“You cheap bitch!” he cracked the whip next to her face, the tip split her cheek. “You make me look a dog-gone fool in my own town, Sarah-Jessica. That, I cannot forgive!” Again with the whip… but this time, he launched it across her body. Her scream so loud it startled the nesting sea eagles, but nobody else could hear. This place was completely deserted, except for us. He whipped her six more times, then kissed her. “Goodbye, Sarah-Jessica!”

I had woken up at a bad time, in a bad place. My nerves started to tingle. This situation did not look good. In front of me, almost as far as you could spit, this bearded hayseed — as big as a house, was about to terminate his woman. She, it would seem, has been accused of being unfaithful. Is this really how these people carry on? I was totally powerless to prevent it, and any attempt to run away would disclose my presence. KEEP STILL.

Vernon picked up a leather medical-style bag and ripped it open. He seized hold of four knives in his huge hand and tossed the bag to the ground. He circled her punished physique three times. The whole time his mumbling jargon waffled-on about how hard done by he was now. And, how is he supposed to live without her now? He placed the eight-inch-bladed daggers across her belly and held them in place with one hand. He smiled like a hangman.

I watched in total disbelief, as Vernon took the first knife and thrust it into her but not into a vital organ area. She had been squealing so much that it seemed impossible to exceed the previous ones but this brought it out. “You deserve it! You filthy whore. Cry in hell!” Her cringe spilled the other three knives to the ground.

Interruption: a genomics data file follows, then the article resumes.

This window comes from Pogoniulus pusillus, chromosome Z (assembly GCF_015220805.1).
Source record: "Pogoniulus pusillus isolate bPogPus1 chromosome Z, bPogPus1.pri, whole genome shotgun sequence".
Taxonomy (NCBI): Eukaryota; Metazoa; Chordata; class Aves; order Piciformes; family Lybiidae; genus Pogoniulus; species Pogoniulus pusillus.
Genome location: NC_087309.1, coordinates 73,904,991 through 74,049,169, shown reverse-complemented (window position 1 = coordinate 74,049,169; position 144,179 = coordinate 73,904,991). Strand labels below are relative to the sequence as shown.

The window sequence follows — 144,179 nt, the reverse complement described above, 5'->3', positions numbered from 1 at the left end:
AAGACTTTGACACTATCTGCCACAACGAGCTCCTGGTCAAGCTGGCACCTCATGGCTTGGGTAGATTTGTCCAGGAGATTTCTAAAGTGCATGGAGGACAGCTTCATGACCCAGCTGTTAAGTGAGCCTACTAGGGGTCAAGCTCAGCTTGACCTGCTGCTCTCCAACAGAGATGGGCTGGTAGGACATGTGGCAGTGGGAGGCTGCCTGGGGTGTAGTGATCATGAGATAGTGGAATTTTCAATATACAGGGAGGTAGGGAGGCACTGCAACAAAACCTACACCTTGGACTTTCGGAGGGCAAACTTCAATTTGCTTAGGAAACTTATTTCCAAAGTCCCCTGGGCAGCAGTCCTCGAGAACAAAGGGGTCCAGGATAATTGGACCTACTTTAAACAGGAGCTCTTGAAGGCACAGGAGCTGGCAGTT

I checked left, then right, then left again. Not a soul in sight. It was still just us. In the process, my nose filled with the indisputable coppery smell of freshly-drawn blood. Quite sickening. I watched on, as he drank from a large glass container and wiped his chequered flannelette sleeve against his chin. This man looked and smelt so dirty, it was as if water was illegal or something. Did he sleep with fish? He seemed in no hurry. I, on the other hand, was contemplating the best and fastest escape route possible. Either way, I had to return via the gravelly road, which went right past in full view of this creature from the netherworld. The hottest burning question was… when to go?

Vernon selected his second blade. He flipped it in his right hand, always catching the handle, regardless of its rotations. He forced it slowly into her side. “I’ve always liked to have a drink with you, Sarah-Jessica. Pity it’s our last!” He swigged on his glass container. “And, of course, it doesn’t really matter how long we spend here together. It’s not as if you’ve got any place to go, afterwards.”

I yawned, more out of fear than anything else, I guess. A sea otter let out a shrilling call from the undergrowth on the riverbank behind me, my heartbeat fluttered. This was not my brain’s idea of A1-time-passing. Although, what was happening in front of me was mildly intriguing, possibly only because of the fact of my complete stealth — uncertainty became my ever-present companion.  Decision time fell upon me, in guillotine-like fashion! The risky gravel road stood beckoning… or was descending away, and slipping into the gulf and perhaps off to the patches of beach, which I had noted a bit further around upon arrival, a good one? Now that’s my last option. I could smell the alligators from here. Like it or not, I had to see it out and wait for him to leave…

The local-yokel stared up at the sun, shielding his dirty face from its powerful rays. He staggered several alcohol-effected rotations on the spot. He picked up his third tool-of-chastisement for Sarah-Jessica and began banging its blade against his trouser leg. Vernon sneered at her flagging expression, his eyes reflected the soul of a deep-seated lie. But they were the black hollow eyes of a shark. One of these people was evil. If it was the woman, then the man is vengeful. If it is the man, then he is evil and vengeful, and she is an innocent victim. Needless to say, he would get his way. He circled the boulder with stiff strides. The strides of an unhappy man. He began talking to a person who no longer was hearing. She was dying.